Prime Time is Web Video Time?


For the Web video phobics who expect streaming media to cannibalize TV viewing and undermine age-old business models, warm up your paranoia. The share of Web video viewers who are watching online media between 6 pm and 9 pm has gone up more than 30 points in the last two years. The Yahoo!/Interpret study of over 4,000 online viewers compared survey results compiled this year with those from 2009. Back then, video viewing plummeted during the 6 to 9 day part, down to about 10% of users. But in 2009 that number has skyrocketed to about 45% of respondents saying they have watched Web video during that time frame in the last 24-hours. Clearly, Netflix and Hulu, whose use more than doubled among respondents in the last two years, is drawing off eyeballs from prime time. The study also found that the consumption of full-length TV shows among video users went from 11% to 18% since 2009, while the consumption of small clips declined from 84% to 74%.



The move towards longer, more polished forms of video is only good news for advertisers. Almost all of the right metrics, from ad and brand recall to relevance were stronger for ads seen next to professionally produced content. Interestingly, ad receptivity is enhanced when the video is not standing alone but part of a multi-media context. Fifty-seven percent of people say they like watching a video when it is next to an article. These viewers may also be more engaged with both content and ads, since 24% said they watched the video to get more information (vs. 12% for standalone video), 61% thought of the video as more professional (vs 54%) and 42% recalled seeing advertising (vs. 39%).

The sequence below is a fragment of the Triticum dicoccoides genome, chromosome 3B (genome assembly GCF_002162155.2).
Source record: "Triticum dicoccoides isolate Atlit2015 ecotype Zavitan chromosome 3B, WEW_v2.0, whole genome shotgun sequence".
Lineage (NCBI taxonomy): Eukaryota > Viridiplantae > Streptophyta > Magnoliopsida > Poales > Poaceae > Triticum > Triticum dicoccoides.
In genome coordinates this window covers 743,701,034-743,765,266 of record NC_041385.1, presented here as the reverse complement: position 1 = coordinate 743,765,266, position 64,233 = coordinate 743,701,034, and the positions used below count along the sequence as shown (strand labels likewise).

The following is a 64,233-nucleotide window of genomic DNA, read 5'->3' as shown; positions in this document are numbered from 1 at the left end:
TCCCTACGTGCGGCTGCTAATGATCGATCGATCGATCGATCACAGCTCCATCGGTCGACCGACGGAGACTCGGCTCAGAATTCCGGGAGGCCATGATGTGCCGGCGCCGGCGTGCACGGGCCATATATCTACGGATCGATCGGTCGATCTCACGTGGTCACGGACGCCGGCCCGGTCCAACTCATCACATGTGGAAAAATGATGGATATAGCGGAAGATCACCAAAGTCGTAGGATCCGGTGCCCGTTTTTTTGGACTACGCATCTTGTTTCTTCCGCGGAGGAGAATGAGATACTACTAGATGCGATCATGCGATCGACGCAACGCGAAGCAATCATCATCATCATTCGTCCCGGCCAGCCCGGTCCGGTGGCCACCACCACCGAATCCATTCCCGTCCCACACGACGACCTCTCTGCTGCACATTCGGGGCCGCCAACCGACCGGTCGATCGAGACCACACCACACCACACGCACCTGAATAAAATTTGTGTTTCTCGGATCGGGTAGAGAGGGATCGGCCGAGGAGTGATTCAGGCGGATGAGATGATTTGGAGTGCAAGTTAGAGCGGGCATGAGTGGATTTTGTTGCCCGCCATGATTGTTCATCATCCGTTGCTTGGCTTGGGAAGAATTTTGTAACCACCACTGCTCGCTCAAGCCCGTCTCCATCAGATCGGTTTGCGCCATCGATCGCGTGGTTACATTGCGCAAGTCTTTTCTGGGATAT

Yahoo! characterizes the rise of primetime web video viewing as "meteoric" and suggests the tighter integration of TV and online advertising.

One trend that seems to be easing is video sharing. Yahoo!/Interpret says the raw number of videos that get shared has increased in the last two years, but the number of people who say they share video has declined notably, from 34% in 2009 to 26% now. Part of this is an aging of the video sharing population. The typical video sharer has aged, with 74% now in the 25-54 demo (vs. 64% two years ago). As we get older our compulsion to share clips seems to diminish.

The study is reprinted at GigaOm.
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